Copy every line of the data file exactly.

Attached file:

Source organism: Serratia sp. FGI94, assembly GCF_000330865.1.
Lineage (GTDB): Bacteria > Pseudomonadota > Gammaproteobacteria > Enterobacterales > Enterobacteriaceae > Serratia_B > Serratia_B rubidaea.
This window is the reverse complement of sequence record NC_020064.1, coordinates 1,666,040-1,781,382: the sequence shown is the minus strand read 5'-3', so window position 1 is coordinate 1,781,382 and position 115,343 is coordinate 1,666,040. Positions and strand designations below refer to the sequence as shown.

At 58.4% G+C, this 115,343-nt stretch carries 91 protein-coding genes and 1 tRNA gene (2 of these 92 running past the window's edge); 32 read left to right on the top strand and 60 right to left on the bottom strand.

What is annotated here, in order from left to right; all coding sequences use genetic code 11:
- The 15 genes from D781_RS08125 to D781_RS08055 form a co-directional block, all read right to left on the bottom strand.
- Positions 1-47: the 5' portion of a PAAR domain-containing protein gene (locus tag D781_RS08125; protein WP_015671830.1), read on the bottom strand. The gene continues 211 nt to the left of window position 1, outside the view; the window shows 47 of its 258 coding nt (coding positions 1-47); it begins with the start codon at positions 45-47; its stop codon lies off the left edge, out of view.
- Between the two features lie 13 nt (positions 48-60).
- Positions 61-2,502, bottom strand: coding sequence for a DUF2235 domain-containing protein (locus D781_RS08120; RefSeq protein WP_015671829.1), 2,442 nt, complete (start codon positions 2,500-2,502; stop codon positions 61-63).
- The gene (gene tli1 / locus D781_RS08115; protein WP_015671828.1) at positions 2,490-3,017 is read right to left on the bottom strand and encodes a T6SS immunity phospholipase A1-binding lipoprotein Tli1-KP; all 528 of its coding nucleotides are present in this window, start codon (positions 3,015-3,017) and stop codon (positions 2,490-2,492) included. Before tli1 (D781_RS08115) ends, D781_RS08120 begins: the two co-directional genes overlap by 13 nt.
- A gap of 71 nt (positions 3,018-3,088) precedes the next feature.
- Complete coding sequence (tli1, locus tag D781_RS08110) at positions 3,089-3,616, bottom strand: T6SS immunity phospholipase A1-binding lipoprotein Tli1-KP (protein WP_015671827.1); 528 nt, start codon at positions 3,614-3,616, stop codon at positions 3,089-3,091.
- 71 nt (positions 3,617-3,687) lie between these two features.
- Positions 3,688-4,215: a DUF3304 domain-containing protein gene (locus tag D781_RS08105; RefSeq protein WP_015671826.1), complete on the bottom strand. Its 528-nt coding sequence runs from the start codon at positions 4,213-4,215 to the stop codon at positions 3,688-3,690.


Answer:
Source organism: Serratia sp. FGI94, assembly GCF_000330865.1.
Lineage (GTDB): Bacteria > Pseudomonadota > Gammaproteobacteria > Enterobacterales > Enterobacteriaceae > Serratia_B > Serratia_B rubidaea.
This window is the reverse complement of sequence record NC_020064.1, coordinates 1,666,040-1,781,382: the sequence shown is the minus strand read 5'-3', so window position 1 is coordinate 1,781,382 and position 115,343 is coordinate 1,666,040. Positions and strand designations below refer to the sequence as shown.

At 58.4% G+C, this 115,343-nt stretch carries 91 protein-coding genes and 1 tRNA gene (2 of these 92 running past the window's edge); 32 read left to right on the top strand and 60 right to left on the bottom strand.

What is annotated here, in order from left to right; all coding sequences use genetic code 11:
- The 15 genes from D781_RS08125 to D781_RS08055 form a co-directional block, all read right to left on the bottom strand.
- Positions 1-47: the 5' portion of a PAAR domain-containing protein gene (locus tag D781_RS08125; protein WP_015671830.1), read on the bottom strand. The gene continues 211 nt to the left of window position 1, outside the view; the window shows 47 of its 258 coding nt (coding positions 1-47); it begins with the start codon at positions 45-47; its stop codon lies off the left edge, out of view.
- Between the two features lie 13 nt (positions 48-60).
- Positions 61-2,502, bottom strand: coding sequence for a DUF2235 domain-containing protein (locus D781_RS08120; RefSeq protein WP_015671829.1), 2,442 nt, complete (start codon positions 2,500-2,502; stop codon positions 61-63).
- The gene (gene tli1 / locus D781_RS08115; protein WP_015671828.1) at positions 2,490-3,017 is read right to left on the bottom strand and encodes a T6SS immunity phospholipase A1-binding lipoprotein Tli1-KP; all 528 of its coding nucleotides are present in this window, start codon (positions 3,015-3,017) and stop codon (positions 2,490-2,492) included. Before tli1 (D781_RS08115) ends, D781_RS08120 begins: the two co-directional genes overlap by 13 nt.
- A gap of 71 nt (positions 3,018-3,088) precedes the next feature.
- Complete coding sequence (tli1, locus tag D781_RS08110) at positions 3,089-3,616, bottom strand: T6SS immunity phospholipase A1-binding lipoprotein Tli1-KP (protein WP_015671827.1); 528 nt, start codon at positions 3,614-3,616, stop codon at positions 3,089-3,091.
- 71 nt (positions 3,617-3,687) lie between these two features.
- Positions 3,688-4,215: a DUF3304 domain-containing protein gene (locus tag D781_RS08105; RefSeq protein WP_015671826.1), complete on the bottom strand. Its 528-nt coding sequence runs from the start codon at positions 4,213-4,215 to the stop codon at positions 3,688-3,690.